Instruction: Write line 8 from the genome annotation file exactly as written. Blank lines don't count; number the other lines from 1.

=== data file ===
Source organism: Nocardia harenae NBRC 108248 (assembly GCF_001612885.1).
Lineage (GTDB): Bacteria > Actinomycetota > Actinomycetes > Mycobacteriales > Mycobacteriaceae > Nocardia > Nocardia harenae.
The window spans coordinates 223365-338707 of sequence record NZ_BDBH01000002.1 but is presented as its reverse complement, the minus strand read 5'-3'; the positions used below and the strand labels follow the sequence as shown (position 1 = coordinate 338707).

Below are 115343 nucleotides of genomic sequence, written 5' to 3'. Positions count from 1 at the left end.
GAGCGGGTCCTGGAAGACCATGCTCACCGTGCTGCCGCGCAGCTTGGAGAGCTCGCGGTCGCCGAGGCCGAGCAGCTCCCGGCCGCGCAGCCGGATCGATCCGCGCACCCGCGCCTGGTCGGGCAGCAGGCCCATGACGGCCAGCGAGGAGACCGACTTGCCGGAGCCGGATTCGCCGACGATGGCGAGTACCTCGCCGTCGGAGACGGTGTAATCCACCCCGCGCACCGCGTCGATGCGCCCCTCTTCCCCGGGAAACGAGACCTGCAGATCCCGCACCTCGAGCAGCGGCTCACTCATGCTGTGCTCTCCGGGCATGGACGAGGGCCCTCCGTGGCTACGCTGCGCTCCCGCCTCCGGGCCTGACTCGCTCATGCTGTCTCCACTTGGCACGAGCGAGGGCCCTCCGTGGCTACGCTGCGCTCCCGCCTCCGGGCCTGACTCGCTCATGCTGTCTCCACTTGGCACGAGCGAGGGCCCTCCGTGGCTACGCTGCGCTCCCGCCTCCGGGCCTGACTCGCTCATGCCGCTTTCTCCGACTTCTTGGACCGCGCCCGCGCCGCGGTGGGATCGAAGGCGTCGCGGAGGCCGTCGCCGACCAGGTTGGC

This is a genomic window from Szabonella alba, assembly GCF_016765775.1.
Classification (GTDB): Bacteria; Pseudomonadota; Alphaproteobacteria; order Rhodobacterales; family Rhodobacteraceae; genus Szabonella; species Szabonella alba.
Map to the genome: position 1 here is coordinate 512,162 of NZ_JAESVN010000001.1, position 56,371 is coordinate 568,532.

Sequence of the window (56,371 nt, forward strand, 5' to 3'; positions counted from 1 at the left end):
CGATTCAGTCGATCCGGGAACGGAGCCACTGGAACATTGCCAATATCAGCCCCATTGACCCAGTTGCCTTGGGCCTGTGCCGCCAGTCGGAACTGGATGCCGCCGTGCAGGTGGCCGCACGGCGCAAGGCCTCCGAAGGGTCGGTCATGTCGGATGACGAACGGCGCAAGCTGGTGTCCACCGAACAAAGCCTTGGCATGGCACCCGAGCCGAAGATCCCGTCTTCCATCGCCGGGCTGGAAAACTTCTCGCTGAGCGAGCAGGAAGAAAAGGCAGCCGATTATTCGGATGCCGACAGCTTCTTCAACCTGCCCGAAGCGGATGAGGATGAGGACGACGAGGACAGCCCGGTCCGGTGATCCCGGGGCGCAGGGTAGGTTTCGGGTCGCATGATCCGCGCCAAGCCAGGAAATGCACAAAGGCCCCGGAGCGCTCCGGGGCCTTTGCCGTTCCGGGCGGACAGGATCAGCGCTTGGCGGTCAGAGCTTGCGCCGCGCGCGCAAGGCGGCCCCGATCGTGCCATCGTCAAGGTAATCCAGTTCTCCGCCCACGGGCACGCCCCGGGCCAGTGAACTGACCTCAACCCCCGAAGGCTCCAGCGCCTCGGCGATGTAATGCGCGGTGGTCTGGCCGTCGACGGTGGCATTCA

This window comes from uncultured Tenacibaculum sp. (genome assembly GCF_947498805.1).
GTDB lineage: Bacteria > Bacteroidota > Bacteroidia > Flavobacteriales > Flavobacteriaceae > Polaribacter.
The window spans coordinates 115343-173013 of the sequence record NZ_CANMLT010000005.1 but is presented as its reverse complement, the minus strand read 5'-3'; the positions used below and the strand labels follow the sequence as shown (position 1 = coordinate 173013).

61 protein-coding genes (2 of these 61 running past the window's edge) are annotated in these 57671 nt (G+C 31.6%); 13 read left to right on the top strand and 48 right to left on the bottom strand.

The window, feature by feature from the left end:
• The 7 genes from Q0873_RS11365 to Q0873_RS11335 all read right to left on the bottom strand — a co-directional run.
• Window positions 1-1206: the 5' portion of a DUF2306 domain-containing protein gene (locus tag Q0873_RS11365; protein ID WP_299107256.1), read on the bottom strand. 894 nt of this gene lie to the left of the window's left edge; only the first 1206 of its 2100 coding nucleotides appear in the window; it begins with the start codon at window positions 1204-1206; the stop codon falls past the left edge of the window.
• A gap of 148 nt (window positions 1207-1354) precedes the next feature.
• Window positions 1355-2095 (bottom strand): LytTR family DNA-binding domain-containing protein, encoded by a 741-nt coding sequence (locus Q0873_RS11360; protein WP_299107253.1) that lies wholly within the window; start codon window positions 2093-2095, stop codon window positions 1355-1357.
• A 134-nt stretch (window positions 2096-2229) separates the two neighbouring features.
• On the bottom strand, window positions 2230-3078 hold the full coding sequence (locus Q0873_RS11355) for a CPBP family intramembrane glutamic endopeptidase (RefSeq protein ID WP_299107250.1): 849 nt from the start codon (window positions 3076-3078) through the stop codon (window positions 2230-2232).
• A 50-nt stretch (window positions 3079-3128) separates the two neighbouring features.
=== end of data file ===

Map to the genome: position 1 here is coordinate 512,162 of NZ_JAESVN010000001.1, position 56,371 is coordinate 568,532.